Sometimes, entering Madrid’s Matadero can be quite a confusing experience. In fact, some might even need a map to find their bearings around its little streets, for this peculiar space comprises a few streets and a square. It has 17 warehouses too, which host a different cultural activity every year, month, or even every week. As a matter of fact, Matadero is constantly changing, always full of life. It is almost as if this place were alive.
If we had to describe Matadero, we would probably provide the following definition: a cluster of warehouses dedicated to culture. But before that, way before it became today’s Matadero, it was literally what its name suggests in Spanish: a slaughterhouse.
During the 19th century, the city of Madrid was in a constant state of growth. Its size increased so much, and so many people moved in, that they found the need to build their own slaughterhouse. It was in the early 20th century that the architect Luis Bellido designed a complex made of 48 Neo-Mudejar buildings they eventually constructed between 1911 and 1924.
Until 1996, this space was used as an industrial slaughterhouse, as well as a cattle market. However, they carried out some changes over the years. For instance, between 1927 and 1930, Fernando de Escondrillas built the contiguous slaughterhouse of Colonia del Pico del Pañuelo; and in 1935, they established a fruit and vegetable market there.
Likewise, during the Spanish Civil War, Madrid’s Matadero became an ammunition storage. Later on, in the 70s, these facilities were already obsolete, so the first steps were made to put a new use to these buildings.
After permanently closing the slaughterhouse in 1996, Madrid’s government tried to figure out how to put a new use to this space. Hence, on 26 September 2005, an architectural plan was approved to increase the cultural use of the facilities at a 75% rate. This way, the first of these spaces opened in 2007, and a new Matadero was born.
Since then, this building complex leaving room for a partnership between public and private institutions has devoted itself to cultural experimentation. Photography, paintings, theater plays, cinema, dance… All you can think of and more, always art-related, can be found in Madrid’s Matadero, which has become a reference point for people seeking cultural spaces in Madrid.
What is the purpose of each of its buildings, you might ask? How should one move through its facilities? These are not easy questions to answer, since, as we said before, the activities taking place in the different warehouses never stop changing. Nonetheless, there are some buildings that have specific functions. Let us go through them.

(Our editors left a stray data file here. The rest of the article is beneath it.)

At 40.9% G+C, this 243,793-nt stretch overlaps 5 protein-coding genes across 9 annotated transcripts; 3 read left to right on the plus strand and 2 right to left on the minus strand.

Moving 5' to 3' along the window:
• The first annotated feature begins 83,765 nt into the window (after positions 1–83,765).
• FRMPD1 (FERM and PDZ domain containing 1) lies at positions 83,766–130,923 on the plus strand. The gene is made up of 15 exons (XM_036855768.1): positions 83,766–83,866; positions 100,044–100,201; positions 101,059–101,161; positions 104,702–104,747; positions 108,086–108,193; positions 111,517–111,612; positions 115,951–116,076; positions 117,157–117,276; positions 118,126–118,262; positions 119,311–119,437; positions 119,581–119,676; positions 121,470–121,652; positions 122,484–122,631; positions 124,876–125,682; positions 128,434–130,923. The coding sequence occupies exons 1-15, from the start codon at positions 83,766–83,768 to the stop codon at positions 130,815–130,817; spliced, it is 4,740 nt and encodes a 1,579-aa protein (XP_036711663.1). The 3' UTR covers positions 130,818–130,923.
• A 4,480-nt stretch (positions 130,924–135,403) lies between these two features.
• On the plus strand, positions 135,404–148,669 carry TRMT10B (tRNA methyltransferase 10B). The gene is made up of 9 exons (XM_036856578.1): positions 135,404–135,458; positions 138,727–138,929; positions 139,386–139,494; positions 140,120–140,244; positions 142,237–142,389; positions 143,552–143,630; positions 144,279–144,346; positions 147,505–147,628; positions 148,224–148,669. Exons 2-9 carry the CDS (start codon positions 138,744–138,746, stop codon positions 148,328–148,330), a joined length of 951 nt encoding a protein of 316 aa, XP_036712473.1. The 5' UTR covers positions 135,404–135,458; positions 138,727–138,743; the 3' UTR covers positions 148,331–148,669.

The entry to Matadero, which is, by the way, right next to the park of Madrid Río, encompasses five different access points. If we choose the one next to the huge, emblematic water tank, the first building to the left is Taller, a multipurpose warehouse hosting workshops, presentations, rehearsals, etc.
To our right, we will find a large building divided into three main rooms. The first one is the only room in the complex that is not focused on culture. The contiguous rooms, number 10 and 11, are also multipurpose, hosting all kinds of stage performances, including renowned plays like Fariña or Prostitución. The last room in the building holds a coffee shop.
Back to the starting point, there is an enormous building to the right that hosts eight different spaces, as well as an information point. The first room corresponds to the canteen, which lies next to the film archive: the first space in Spain almost exclusively dedicated to non-fiction cinema. To its right, we will find the following rooms in this same order: Extensión AVAM, managed by the visual artists’ group AVAM; Nave 0, which hosts exhibitions; Matadero’s box office; Nave Intermediae, a space of contemporary art managed by Área de las Artes, an art organization of Madrid’s government; and lastly, Auditorio Fundación Germán Sánchez Ruipérez.
In front of this building, we will find Casa del Lector, or “The Reader’s House”, which is precisely dedicated to book lovers. To its left, between Casa del Lector and the coffee shop, there is the square of Matadero, a lovely place to walk through or to enjoy one of the many leisure and cultural activities taking place there. At this point, we have only one building left: Nave 16. This space provides both economic resources and tools for artistic creation. It can either be used as a large exhibition room or be divided into three separate rooms where multiple activities take place.
Madrid’s Matadero is already 100 years old. Its life was briefly interrupted at the end of the 20th century, but it rose from the ashes to become a mecca for Madrid’s culture, always displaying a lively atmosphere and wonderful art exhibitions.